Daily photo by Jonathan Palmer|
From left, Decatur Heritage's Michael Brown, coach Tommy Kyle and De'El Watkins in Kyle's office with some souvenirs of their trip to the Dominican Republic.
on a mission
Decatur Heritage basketball team grows closer with off-the-court deeds
By Brooke Milam
firstname.lastname@example.org · 340-2462
The farthest the Decatur Heritage boys basketball team will travel for a game this season was a 41-mile trip to Tharptown in Franklin County on Dec. 5.
But the Eagles have covered hundreds more miles together, accomplishing much more as a group than winning basketball games.
Coach Tommy Kyle took his team on a trip to the Dominican Republic in July through SCORE International, a church-affiliated sports missions ministry of which Kyle is the vice president.
In addition to that trip, the team had the bonding experience of a road trip to Columbia, S.C., to watch the Gamecocks play Kansas on Jan. 7.
"It's been a great springboard for this year and all the troubles we've faced," Kyle said. " ... It's not all about winning a basketball game."
Decatur Heritage hasn't played with its entire squad at full speed all season.
Senior Drew Holmes suffered a knee ligament tear requiring surgery.
Junior guard Bo Godwin has dealt with a high ankle sprain, junior Zach Woodruff has worked around severe asthma, and sophomore De'El Watkins has been limited by nagging muscle pains.
"It's hodgepodge basketball sometimes, but the neat thing is we've still been competitive, and we've still been winning," Kyle said.
"The team concept of realizing it's the little things in life that you can't take for granted — it's been reflected in what we do in basketball. You've got to do the little things right."
Decatur Heritage is 14-9 with only two Class 1A, Area 15 losses, both to Hazlewood, and is ranked No. 9 in the state.
They're back to the comfortable life they enjoy in the United States, but just a few months ago, Eagles team members were playing with children at an orphanage in the Dominican. While there, they helped paint a youth camp, assisted missionary Jay Munoz and worked with a church.
Kyle plans on taking his team on the same trip again in the summer.
"You go down there expecting to help them, but they end up helping you out to be grateful for what you have," Watkins said.
Basketball played a part in the trip as well. The Eagles played an exhibition game against a club team there. Watkins said he and his teammates might have underestimated the competition.
"We got killed," Watkins said. "They had some huge guys."
To say the Eagles' presence was welcome in the Dominican Republic would be an understatement. Players said locals were excited about their visit. They said some of the children constructed cardboard video cameras and did imitation impromptu interviews.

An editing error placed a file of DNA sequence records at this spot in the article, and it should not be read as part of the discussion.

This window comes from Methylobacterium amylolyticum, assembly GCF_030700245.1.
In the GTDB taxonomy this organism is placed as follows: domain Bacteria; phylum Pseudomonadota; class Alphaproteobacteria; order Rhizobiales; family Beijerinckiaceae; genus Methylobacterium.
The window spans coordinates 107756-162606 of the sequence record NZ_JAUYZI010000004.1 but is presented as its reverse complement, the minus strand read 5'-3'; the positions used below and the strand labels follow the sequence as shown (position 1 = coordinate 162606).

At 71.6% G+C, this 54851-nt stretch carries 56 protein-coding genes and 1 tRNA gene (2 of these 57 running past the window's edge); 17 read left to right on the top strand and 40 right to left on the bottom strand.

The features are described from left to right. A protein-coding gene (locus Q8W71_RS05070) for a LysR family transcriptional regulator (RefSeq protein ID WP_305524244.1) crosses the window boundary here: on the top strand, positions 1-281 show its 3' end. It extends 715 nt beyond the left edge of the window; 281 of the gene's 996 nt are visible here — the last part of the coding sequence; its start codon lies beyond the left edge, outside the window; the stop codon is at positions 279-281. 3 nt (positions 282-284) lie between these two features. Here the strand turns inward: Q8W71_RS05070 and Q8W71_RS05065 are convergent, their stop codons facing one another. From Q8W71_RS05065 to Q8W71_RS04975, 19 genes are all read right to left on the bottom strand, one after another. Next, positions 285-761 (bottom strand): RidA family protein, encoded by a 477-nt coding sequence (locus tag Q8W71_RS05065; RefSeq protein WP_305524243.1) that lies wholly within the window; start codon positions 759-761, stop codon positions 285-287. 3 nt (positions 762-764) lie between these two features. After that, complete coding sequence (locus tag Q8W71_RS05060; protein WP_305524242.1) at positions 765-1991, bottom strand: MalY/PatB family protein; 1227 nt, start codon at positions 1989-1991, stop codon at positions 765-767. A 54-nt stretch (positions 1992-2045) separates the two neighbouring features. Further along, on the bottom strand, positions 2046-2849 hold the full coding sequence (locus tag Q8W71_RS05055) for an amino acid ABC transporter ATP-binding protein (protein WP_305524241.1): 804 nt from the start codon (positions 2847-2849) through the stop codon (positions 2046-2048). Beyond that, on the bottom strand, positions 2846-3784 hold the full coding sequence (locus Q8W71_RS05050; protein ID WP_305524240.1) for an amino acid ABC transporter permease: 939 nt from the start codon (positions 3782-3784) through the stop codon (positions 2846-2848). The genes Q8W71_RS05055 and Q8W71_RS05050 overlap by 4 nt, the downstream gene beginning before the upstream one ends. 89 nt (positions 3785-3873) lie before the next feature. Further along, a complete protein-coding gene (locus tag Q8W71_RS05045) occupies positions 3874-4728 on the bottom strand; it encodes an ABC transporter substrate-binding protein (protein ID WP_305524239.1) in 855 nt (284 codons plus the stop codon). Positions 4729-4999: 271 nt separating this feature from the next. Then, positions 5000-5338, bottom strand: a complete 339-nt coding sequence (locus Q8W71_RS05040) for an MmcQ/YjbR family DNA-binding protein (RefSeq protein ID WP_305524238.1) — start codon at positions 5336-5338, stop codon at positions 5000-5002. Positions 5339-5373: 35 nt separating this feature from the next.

Kyle has taken Division I basketball players on similar trips the past four summers, but this was the first time he has had the experience with his Eagles.
For Decatur Heritage's team, it was the first time many of the 11 players who made the trip had been out of the country, and for several it was the first time in an airplane.
"It was the first time the team has done something like that, and I'm glad my team was the first here to be a part of that," senior Michael Brown said.
Brown is one of four seniors, including Holmes, Luke Adams and Daniel Long, who were able to have the experience in their final year of high school basketball.
And Brown said getting to know his teammates out of the school environment is something that has made a difference on the court this season.
"It's helped us grow together, of course," Brown said. "(Coach Kyle) just tells us to play through and give 100 percent."
After a trip that taught so many life lessons last summer, Kyle packed up the entire team and headed to South Carolina to watch a game two weeks ago.
Unlike the trip to the Dominican Republic, the heaviest issue the Eagles dealt with on the South Carolina trip was a snowball fight that they said got pretty fierce.
Decatur Heritage players also got to shoot around at Colonial Center and met South Carolina coach Dave Odom as well as some Gamecock players.
The Eagles hope it won't be the last trip they take together. They'd like to hit the road for Hanceville and the Northwest Regionals in February, and a trip to Birmingham for the Final Four in March would be nice, too.
For now, they are happy with the memories they have of the season so far, but as Watkins put it, "You don't ever relax with Coach Kyle. You always keep working hard."
"I'm a firm believer in the sowing and reaping principal," Kyle said. "Every night out every one has a chance and the teams that I've had here that have been successful in the past haven't always been the ones with the most athletes — it was the ones that became a team. The greatest thing I can say about this group of kids is that they've become a team."
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